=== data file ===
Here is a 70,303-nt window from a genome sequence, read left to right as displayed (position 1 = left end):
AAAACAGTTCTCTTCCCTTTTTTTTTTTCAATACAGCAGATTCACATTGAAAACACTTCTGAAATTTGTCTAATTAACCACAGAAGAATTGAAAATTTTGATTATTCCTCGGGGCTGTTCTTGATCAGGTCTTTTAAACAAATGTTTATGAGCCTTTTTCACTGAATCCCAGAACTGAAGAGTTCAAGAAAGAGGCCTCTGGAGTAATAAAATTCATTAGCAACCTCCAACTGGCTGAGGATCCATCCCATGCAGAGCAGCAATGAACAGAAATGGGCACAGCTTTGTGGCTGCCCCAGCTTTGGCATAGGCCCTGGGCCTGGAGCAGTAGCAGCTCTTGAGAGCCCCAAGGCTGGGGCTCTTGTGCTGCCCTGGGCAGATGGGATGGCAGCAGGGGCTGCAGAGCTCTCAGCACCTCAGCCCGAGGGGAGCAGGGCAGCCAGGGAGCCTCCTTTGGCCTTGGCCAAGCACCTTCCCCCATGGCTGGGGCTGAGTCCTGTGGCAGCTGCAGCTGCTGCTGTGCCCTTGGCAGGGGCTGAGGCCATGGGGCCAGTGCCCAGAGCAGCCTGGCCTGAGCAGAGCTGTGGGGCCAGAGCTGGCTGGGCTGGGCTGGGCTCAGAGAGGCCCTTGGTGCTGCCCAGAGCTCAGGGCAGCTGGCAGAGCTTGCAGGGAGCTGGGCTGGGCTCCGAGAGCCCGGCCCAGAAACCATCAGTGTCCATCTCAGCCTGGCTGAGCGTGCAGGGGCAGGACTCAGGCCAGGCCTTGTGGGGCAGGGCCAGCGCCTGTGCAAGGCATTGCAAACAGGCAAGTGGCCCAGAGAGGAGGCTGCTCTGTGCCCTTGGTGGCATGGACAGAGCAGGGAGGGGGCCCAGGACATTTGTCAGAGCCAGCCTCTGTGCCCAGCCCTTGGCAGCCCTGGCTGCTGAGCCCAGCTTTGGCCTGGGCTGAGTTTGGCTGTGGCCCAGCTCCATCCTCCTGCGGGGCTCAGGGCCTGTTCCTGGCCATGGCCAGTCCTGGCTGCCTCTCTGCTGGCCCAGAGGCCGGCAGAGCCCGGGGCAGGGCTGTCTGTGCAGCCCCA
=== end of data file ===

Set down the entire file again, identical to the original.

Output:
Here is a 70,303-nt window from a genome sequence, read left to right as displayed (position 1 = left end):
AAAACAGTTCTCTTCCCTTTTTTTTTTTCAATACAGCAGATTCACATTGAAAACACTTCTGAAATTTGTCTAATTAACCACAGAAGAATTGAAAATTTTGATTATTCCTCGGGGCTGTTCTTGATCAGGTCTTTTAAACAAATGTTTATGAGCCTTTTTCACTGAATCCCAGAACTGAAGAGTTCAAGAAAGAGGCCTCTGGAGTAATAAAATTCATTAGCAACCTCCAACTGGCTGAGGATCCATCCCATGCAGAGCAGCAATGAACAGAAATGGGCACAGCTTTGTGGCTGCCCCAGCTTTGGCATAGGCCCTGGGCCTGGAGCAGTAGCAGCTCTTGAGAGCCCCAAGGCTGGGGCTCTTGTGCTGCCCTGGGCAGATGGGATGGCAGCAGGGGCTGCAGAGCTCTCAGCACCTCAGCCCGAGGGGAGCAGGGCAGCCAGGGAGCCTCCTTTGGCCTTGGCCAAGCACCTTCCCCCATGGCTGGGGCTGAGTCCTGTGGCAGCTGCAGCTGCTGCTGTGCCCTTGGCAGGGGCTGAGGCCATGGGGCCAGTGCCCAGAGCAGCCTGGCCTGAGCAGAGCTGTGGGGCCAGAGCTGGCTGGGCTGGGCTGGGCTCAGAGAGGCCCTTGGTGCTGCCCAGAGCTCAGGGCAGCTGGCAGAGCTTGCAGGGAGCTGGGCTGGGCTCCGAGAGCCCGGCCCAGAAACCATCAGTGTCCATCTCAGCCTGGCTGAGCGTGCAGGGGCAGGACTCAGGCCAGGCCTTGTGGGGCAGGGCCAGCGCCTGTGCAAGGCATTGCAAACAGGCAAGTGGCCCAGAGAGGAGGCTGCTCTGTGCCCTTGGTGGCATGGACAGAGCAGGGAGGGGGCCCAGGACATTTGTCAGAGCCAGCCTCTGTGCCCAGCCCTTGGCAGCCCTGGCTGCTGAGCCCAGCTTTGGCCTGGGCTGAGTTTGGCTGTGGCCCAGCTCCATCCTCCTGCGGGGCTCAGGGCCTGTTCCTGGCCATGGCCAGTCCTGGCTGCCTCTCTGCTGGCCCAGAGGCCGGCAGAGCCCGGGGCAGGGCTGTCTGTGCAGCCCCA